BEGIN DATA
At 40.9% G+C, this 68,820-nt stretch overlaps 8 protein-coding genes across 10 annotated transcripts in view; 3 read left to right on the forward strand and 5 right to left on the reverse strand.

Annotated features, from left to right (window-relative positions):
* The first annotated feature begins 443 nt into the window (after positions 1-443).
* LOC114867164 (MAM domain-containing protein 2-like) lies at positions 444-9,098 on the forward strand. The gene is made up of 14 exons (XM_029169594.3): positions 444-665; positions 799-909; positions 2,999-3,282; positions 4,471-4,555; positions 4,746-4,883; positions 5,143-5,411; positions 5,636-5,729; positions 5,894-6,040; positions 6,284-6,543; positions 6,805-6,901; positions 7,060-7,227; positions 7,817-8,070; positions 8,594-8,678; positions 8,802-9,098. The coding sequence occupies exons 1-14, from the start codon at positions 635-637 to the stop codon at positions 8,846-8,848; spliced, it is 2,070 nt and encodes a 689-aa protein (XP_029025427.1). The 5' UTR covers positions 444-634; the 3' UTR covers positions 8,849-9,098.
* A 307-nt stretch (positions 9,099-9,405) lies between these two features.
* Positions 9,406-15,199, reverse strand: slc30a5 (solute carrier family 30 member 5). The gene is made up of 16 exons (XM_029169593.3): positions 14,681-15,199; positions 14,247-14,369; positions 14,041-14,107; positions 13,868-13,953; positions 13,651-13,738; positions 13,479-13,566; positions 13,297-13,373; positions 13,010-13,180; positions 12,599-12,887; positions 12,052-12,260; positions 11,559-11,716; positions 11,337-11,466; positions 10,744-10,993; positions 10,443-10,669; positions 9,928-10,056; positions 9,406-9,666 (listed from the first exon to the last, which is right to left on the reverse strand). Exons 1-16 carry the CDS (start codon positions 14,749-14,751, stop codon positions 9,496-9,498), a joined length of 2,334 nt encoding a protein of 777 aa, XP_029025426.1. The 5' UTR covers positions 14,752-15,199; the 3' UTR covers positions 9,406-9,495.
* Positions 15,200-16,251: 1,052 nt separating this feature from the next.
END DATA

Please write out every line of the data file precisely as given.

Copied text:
At 40.9% G+C, this 68,820-nt stretch overlaps 8 protein-coding genes across 10 annotated transcripts in view; 3 read left to right on the forward strand and 5 right to left on the reverse strand.

Annotated features, from left to right (window-relative positions):
* The first annotated feature begins 443 nt into the window (after positions 1-443).
* LOC114867164 (MAM domain-containing protein 2-like) lies at positions 444-9,098 on the forward strand. The gene is made up of 14 exons (XM_029169594.3): positions 444-665; positions 799-909; positions 2,999-3,282; positions 4,471-4,555; positions 4,746-4,883; positions 5,143-5,411; positions 5,636-5,729; positions 5,894-6,040; positions 6,284-6,543; positions 6,805-6,901; positions 7,060-7,227; positions 7,817-8,070; positions 8,594-8,678; positions 8,802-9,098. The coding sequence occupies exons 1-14, from the start codon at positions 635-637 to the stop codon at positions 8,846-8,848; spliced, it is 2,070 nt and encodes a 689-aa protein (XP_029025427.1). The 5' UTR covers positions 444-634; the 3' UTR covers positions 8,849-9,098.
* A 307-nt stretch (positions 9,099-9,405) lies between these two features.
* Positions 9,406-15,199, reverse strand: slc30a5 (solute carrier family 30 member 5). The gene is made up of 16 exons (XM_029169593.3): positions 14,681-15,199; positions 14,247-14,369; positions 14,041-14,107; positions 13,868-13,953; positions 13,651-13,738; positions 13,479-13,566; positions 13,297-13,373; positions 13,010-13,180; positions 12,599-12,887; positions 12,052-12,260; positions 11,559-11,716; positions 11,337-11,466; positions 10,744-10,993; positions 10,443-10,669; positions 9,928-10,056; positions 9,406-9,666 (listed from the first exon to the last, which is right to left on the reverse strand). Exons 1-16 carry the CDS (start codon positions 14,749-14,751, stop codon positions 9,496-9,498), a joined length of 2,334 nt encoding a protein of 777 aa, XP_029025426.1. The 5' UTR covers positions 14,752-15,199; the 3' UTR covers positions 9,406-9,495.
* Positions 15,200-16,251: 1,052 nt separating this feature from the next.